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how do you explain

how do you moms who have adopted explian to there child that they are adopted?
And what age? We have started from the very beggingn to use the word and are now explaining as he asks but if the bm is a friend to the family how do we procedd?
Thanks Carmen

Answer Question

Asked by matthewjsmom at 10:19 PM on Jan. 4, 2009 in Adoption

Level 2 (5 Credits)
Answers (13)
  • Well we don't have to explain yet, our baby is only 2 months old . But our situation is similiar, we are friends with the bm. She thinks its ok to wait til he's "old enough to understand"...we believe he should be told from the start (which is what we'll do). It won't be anything we will sit him down as a teen and be like "Well, you are adopted." No way. We ARE going to be the one to educate him on adoption and we've agreed that if he had questions directly when he was older , his birthmother will be the one to tell him. Only she can truly express why she felt she had to give him up, etc.

    Answer by babycakes254 at 10:36 PM on Jan. 4, 2009

  • I am an adoptee, and there was never a time I didn't know. I honestly cannot remember being told. I do, however, still have my copy of "The Chosen Baby" by Valentina P. Wasson. It told the adoption story in a way a toddler could understand.

    The book is still in print. You can find it on Amazon. I don't know whether newer editions deal with birth mothers; that wasn't an issue back in 1963 when I was born. Birth mothers were out of the picture. And I actually never asked.

    Answer by gdiamante at 10:47 PM on Jan. 4, 2009

  • How any parent explains an adoption. With love and with respect to the child and respect from their family of origin. It is even better if it is a family friend. Then you have more information to share, more history that you know as fact, and the added benefit that your child will be raised knowing this person. So it can work out really well if you want it to. Start from the time the child is brought home. Rock, snuggle, and tell the story of personal history. I think that is the most loving way to begin. The words will come. And they will change of time. Let them roll off your lips now while he is still a baby/toddler. That way with each telling you can change the words you didn't feel comfortable with previously. With practice it gets better. And then soon he will snuggle with you and tell his own story. You will see it can be possible and you can enjoy those times.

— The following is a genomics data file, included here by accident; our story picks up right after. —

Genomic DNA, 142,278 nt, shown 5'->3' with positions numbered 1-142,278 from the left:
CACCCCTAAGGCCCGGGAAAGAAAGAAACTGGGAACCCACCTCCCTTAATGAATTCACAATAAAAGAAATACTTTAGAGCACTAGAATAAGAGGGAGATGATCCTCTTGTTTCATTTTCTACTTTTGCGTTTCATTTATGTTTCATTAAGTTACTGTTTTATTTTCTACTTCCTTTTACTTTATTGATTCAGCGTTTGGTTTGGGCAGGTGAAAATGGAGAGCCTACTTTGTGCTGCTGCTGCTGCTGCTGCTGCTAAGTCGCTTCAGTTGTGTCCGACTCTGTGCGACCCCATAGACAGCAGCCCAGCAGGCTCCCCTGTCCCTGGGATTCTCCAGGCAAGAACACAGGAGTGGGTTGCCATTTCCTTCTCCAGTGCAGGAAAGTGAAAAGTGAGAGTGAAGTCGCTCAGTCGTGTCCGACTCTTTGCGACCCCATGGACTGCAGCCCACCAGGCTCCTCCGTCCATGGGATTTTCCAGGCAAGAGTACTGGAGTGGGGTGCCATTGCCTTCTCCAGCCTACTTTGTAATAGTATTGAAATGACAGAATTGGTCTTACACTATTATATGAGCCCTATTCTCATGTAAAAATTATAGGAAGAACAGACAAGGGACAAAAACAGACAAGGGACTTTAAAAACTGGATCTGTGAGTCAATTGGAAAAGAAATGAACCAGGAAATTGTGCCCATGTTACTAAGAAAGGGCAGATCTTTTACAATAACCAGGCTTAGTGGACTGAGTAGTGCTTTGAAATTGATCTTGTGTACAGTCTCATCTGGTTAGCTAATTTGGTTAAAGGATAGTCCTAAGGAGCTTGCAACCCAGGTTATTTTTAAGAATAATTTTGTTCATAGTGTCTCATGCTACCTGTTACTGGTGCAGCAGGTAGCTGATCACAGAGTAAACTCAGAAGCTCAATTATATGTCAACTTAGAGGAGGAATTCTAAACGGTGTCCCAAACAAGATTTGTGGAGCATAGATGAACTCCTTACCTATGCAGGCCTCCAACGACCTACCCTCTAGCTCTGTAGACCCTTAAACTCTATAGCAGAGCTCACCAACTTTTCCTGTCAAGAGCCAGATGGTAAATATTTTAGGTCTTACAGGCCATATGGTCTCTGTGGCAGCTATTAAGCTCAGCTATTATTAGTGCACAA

Answer by frogdawg at 10:55 PM on Jan. 4, 2009

  • My daughters are three and I sat down with one of them the other day and tried to explain that she was born from another woman. She didn't understand a word I said. I figure I'll just wait until she starts asking about babies.

    Answer by MommyAddie at 12:14 AM on Jan. 5, 2009

  • I have told my daughter the story many times of her adoption. We got her a photo book made simply explaining everything out with pictures and very little words. But yet she isn't even 3 yet and she doesn't yet understand. I hope to make it to where she doesn't remember being "told" but just kind of has always known. I don't want to sit her down and have the talk, but just periodically bring it up and tell her the story until she starts to understand. We have an open adoption with BMom visits, so we are hoping that helps in her understanding because she'll actually have a person to picture instead of just "some lady."